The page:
Gilley says, “Tackle your toilet problem today before you waste hundreds of gallons of water tomorrow!”
In honor of National Fix a Leak Week, Gilley has some facts and tips about water waste, plumbing leaks, and running or leaking toilets. It’s important for all homeowners to check for leaks on a regular basis to make sure they aren’t potentially wasting thousands of gallons of water each year. It’s estimated that more than 1 trillion gallons of water leak from homes across the country every year!
Did you know that a constantly running toilet can waste 200 or more gallons of water a day? Most of the time, a running toilet can easily be fixed in just a few steps. Gilley shares some tips for determining the source of a running toilet and solutions:
- 1. Replace the flapper
An old or worn out flapper is often to blame for a running toilet. Because toilet flappers are usually made of rubber or plastic, they can easily wear down over time, and when they do, don’t fit as tightly where they need to in order to keep your toilet sealed and water from leaking into the bowl. Most of the time all it takes is a new flapper to stop your toilet from running.
- 2. Adjust the float arm
In an older style toilet, a float arm attaches to a float ball above the overflow tube. Bend the float arm carefully either downward or upward to stop the toilet from running. Adjust it a little as you go and make sure not to over bend the float arm. If the float ball happens to be filled with water or if it’s cracked, replace it.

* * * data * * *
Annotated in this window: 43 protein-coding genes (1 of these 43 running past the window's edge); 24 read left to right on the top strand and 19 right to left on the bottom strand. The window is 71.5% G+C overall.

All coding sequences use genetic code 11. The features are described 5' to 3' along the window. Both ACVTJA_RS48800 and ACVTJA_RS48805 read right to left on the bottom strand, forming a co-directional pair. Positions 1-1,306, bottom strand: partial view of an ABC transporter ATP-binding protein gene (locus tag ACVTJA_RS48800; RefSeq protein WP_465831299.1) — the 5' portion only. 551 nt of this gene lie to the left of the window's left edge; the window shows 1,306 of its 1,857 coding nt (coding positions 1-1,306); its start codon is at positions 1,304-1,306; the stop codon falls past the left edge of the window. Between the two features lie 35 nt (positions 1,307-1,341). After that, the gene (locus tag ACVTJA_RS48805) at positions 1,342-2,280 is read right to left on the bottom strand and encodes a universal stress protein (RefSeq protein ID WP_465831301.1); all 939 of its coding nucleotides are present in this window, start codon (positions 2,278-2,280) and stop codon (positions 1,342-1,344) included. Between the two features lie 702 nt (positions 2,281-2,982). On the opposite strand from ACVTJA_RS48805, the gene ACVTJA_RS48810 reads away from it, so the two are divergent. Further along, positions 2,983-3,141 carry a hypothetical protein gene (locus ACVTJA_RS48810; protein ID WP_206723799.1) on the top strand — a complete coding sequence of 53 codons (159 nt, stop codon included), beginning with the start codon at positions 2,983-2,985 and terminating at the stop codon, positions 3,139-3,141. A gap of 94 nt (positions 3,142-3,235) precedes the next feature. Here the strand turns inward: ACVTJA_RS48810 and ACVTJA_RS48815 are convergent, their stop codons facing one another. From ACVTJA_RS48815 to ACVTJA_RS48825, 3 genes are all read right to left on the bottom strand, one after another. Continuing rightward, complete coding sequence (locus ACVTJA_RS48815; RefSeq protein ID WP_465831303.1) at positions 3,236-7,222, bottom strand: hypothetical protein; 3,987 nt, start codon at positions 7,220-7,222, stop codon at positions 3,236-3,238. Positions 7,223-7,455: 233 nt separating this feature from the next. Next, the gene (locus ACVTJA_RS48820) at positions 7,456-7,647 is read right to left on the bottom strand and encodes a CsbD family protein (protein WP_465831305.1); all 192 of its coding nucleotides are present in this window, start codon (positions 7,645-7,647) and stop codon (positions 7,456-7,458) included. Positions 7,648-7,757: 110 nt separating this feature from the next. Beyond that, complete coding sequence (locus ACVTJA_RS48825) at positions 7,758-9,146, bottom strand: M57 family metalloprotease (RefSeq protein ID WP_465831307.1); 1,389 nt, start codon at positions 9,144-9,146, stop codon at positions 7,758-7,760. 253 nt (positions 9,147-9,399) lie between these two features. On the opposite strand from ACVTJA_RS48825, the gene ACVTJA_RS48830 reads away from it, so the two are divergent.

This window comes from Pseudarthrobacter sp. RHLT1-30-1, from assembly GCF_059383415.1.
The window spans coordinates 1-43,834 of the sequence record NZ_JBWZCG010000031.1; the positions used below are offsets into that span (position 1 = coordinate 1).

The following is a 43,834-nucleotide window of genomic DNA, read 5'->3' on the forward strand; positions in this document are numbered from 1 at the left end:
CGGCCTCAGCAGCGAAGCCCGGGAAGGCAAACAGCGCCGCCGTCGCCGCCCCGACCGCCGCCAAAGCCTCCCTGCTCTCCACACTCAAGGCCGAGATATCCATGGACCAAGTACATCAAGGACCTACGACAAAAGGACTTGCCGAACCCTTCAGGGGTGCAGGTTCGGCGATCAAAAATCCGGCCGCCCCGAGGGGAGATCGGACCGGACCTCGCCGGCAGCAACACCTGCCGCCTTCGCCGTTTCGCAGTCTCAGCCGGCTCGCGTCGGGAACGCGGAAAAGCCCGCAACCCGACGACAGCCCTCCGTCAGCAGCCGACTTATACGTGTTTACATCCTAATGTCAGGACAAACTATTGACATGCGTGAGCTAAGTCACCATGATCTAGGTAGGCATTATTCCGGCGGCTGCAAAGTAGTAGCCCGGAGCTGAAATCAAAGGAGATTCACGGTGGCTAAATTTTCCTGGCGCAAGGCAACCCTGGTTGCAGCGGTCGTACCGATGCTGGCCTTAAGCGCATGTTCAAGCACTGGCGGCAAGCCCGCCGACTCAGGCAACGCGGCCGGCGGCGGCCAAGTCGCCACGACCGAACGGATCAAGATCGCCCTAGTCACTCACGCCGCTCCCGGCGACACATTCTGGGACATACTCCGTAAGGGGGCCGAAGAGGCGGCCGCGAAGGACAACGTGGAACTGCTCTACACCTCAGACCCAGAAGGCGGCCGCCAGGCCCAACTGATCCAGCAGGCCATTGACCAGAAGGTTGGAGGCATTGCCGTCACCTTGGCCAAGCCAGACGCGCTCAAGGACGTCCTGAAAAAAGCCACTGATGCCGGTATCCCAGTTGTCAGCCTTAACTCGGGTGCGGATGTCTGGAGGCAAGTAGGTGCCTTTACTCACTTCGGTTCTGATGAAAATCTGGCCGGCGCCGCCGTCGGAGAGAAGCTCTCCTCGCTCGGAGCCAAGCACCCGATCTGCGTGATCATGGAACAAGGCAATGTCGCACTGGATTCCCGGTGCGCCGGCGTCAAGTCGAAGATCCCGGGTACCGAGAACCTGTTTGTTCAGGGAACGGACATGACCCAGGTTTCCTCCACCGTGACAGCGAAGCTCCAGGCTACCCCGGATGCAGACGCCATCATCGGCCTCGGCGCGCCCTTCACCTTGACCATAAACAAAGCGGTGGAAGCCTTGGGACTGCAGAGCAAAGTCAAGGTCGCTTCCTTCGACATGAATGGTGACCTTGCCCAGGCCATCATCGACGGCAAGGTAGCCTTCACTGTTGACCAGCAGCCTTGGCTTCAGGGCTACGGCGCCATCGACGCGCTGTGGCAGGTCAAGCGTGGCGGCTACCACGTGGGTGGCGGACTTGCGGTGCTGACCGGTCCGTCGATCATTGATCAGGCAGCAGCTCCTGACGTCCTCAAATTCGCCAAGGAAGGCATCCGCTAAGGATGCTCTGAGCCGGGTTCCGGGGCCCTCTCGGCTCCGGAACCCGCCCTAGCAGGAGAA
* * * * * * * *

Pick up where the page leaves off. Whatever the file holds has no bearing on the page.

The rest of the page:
- 3. Adjust the float cup
In a newer toilet that has a fill valve, there is usually a float cup. Using the adjustment clip on the pull rod attached to the float cup, slide the cup up or down. This adjusts the water level to stop the toilet from running.
A running toilet is easy to detect because you can hear it. However, you may not as easily know if water is seeping into the bowl from the tank. Check by using food coloring or colored dye in the tank water, and after a few minutes, see if the dye has flowed into the bowl. If so, water is probably coming through the overflow tube or the valve seat.
Remember, Gillece can help with all of your plumbing problems, leaks included, along with a comprehensive plumbing inspection to detect leaks from fixtures and valves throughout your home. You can save water one leak at a time!
Learn more about Fix a Leak Week: http://www.epa.gov/watersense/our_water/fix_a_leak.html